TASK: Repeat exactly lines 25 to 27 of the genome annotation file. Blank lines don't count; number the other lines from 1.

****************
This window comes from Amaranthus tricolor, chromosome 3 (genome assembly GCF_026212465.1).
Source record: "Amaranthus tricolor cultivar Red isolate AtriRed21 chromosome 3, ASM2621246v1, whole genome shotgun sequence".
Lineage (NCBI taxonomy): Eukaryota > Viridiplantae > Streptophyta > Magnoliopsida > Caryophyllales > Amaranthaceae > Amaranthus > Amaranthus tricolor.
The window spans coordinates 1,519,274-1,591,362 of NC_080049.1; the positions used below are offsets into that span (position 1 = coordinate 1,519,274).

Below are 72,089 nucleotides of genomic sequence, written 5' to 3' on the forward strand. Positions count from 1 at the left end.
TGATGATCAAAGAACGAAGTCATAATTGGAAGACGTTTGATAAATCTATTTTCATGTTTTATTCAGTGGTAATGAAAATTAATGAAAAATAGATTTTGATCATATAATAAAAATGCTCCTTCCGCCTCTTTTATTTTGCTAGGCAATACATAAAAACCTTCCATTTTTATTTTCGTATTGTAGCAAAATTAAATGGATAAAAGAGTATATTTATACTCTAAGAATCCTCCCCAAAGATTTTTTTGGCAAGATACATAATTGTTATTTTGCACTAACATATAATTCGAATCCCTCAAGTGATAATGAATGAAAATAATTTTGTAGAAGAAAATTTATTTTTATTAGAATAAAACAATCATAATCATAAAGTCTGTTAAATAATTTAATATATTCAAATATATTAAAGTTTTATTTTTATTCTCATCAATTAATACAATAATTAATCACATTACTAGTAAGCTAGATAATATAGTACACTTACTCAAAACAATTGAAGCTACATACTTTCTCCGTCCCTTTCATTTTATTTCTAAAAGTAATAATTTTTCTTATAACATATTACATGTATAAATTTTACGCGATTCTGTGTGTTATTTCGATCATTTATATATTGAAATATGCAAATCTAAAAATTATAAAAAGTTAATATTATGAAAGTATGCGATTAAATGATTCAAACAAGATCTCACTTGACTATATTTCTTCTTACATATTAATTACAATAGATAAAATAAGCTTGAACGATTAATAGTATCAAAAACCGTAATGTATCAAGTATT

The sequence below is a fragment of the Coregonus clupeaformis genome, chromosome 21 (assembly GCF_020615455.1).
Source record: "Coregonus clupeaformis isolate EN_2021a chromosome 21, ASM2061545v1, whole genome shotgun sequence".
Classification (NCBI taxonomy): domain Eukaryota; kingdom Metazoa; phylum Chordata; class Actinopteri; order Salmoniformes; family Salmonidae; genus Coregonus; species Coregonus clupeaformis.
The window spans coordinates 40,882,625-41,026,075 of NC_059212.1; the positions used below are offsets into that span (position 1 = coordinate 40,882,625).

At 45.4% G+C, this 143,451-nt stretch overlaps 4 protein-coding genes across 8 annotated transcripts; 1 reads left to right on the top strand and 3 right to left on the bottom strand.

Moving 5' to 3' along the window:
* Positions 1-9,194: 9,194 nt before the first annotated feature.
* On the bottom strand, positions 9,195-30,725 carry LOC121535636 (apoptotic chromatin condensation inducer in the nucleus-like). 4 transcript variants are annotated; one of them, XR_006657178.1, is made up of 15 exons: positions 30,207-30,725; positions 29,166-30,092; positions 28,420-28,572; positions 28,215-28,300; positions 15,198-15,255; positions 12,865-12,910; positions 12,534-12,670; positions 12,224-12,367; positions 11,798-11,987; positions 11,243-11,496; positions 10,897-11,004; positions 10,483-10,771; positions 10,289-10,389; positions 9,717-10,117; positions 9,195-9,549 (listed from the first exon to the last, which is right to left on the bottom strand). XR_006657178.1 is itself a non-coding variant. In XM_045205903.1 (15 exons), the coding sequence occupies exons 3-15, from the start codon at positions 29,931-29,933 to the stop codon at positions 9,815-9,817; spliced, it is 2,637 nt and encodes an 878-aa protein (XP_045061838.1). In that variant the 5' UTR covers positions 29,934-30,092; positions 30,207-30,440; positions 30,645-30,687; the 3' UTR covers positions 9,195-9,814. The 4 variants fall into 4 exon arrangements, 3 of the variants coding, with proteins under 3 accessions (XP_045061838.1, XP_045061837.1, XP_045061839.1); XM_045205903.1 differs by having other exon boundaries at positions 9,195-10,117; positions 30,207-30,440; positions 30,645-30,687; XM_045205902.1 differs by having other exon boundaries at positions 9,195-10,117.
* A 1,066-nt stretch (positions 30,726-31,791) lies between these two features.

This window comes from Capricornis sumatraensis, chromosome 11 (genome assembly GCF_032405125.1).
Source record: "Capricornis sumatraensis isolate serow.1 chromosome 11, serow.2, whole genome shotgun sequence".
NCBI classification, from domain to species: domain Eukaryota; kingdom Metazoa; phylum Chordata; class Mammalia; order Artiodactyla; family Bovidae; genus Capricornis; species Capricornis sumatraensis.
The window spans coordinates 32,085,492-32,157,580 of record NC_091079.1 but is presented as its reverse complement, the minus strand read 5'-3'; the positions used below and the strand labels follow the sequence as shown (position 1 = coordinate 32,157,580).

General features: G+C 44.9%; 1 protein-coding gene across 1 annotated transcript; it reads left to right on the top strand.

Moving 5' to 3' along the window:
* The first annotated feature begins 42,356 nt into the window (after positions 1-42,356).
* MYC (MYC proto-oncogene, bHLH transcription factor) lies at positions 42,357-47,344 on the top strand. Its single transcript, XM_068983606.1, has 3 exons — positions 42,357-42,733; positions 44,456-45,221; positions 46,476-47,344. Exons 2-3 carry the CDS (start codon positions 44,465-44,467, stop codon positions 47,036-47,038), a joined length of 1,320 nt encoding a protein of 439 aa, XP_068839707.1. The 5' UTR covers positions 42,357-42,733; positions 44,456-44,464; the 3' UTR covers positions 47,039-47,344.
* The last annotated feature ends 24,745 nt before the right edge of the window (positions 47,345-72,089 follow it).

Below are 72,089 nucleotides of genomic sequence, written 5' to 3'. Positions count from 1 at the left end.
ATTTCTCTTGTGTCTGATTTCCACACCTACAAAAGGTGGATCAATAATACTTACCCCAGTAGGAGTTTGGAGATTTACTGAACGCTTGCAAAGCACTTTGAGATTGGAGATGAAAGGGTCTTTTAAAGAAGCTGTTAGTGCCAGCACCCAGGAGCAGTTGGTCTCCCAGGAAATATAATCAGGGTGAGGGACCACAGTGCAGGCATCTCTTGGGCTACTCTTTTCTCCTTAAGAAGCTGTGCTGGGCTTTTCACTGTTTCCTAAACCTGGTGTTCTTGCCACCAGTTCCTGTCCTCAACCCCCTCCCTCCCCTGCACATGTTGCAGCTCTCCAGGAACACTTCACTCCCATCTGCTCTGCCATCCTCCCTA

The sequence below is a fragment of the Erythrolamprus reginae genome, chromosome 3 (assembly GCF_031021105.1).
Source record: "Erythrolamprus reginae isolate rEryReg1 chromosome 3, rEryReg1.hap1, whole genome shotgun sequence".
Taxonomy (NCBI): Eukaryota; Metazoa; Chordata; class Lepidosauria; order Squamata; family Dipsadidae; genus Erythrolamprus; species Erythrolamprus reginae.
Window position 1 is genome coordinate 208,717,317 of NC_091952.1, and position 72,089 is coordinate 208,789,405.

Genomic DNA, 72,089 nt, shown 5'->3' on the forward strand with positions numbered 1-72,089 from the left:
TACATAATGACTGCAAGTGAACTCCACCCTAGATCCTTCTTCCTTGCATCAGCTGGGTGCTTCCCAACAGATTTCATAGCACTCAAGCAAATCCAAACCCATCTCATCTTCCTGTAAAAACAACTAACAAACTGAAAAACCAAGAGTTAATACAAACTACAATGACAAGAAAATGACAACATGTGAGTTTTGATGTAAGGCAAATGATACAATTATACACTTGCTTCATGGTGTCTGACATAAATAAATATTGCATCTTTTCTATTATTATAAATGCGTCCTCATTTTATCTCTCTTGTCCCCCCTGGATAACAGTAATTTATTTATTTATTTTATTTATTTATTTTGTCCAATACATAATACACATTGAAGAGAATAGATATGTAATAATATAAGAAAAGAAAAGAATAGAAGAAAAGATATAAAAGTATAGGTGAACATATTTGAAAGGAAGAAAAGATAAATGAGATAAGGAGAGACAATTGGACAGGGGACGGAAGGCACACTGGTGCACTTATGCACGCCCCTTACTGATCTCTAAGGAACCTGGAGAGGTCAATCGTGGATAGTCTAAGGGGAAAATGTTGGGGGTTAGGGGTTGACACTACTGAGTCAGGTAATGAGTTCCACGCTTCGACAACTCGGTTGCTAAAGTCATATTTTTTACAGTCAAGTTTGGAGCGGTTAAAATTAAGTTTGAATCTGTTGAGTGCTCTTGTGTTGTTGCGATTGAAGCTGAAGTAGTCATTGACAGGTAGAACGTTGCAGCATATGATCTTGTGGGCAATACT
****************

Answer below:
Below are 72,089 nucleotides of genomic sequence, written 5' to 3'. Positions count from 1 at the left end.
ATTTCTCTTGTGTCTGATTTCCACACCTACAAAAGGTGGATCAATAATACTTACCCCAGTAGGAGTTTGGAGATTTACTGAACGCTTGCAAAGCACTTTGAGATTGGAGATGAAAGGGTCTTTTAAAGAAGCTGTTAGTGCCAGCACCCAGGAGCAGTTGGTCTCCCAGGAAATATAATCAGGGTGAGGGACCACAGTGCAGGCATCTCTTGGGCTACTCTTTTCTCCTTAAGAAGCTGTGCTGGGCTTTTCACTGTTTCCTAAACCTGGTGTTCTTGCCACCAGTTCCTGTCCTCAACCCCCTCCCTCCCCTGCACATGTTGCAGCTCTCCAGGAACACTTCACTCCCATCTGCTCTGCCATCCTCCCTA

The sequence below is a fragment of the Erythrolamprus reginae genome, chromosome 3 (assembly GCF_031021105.1).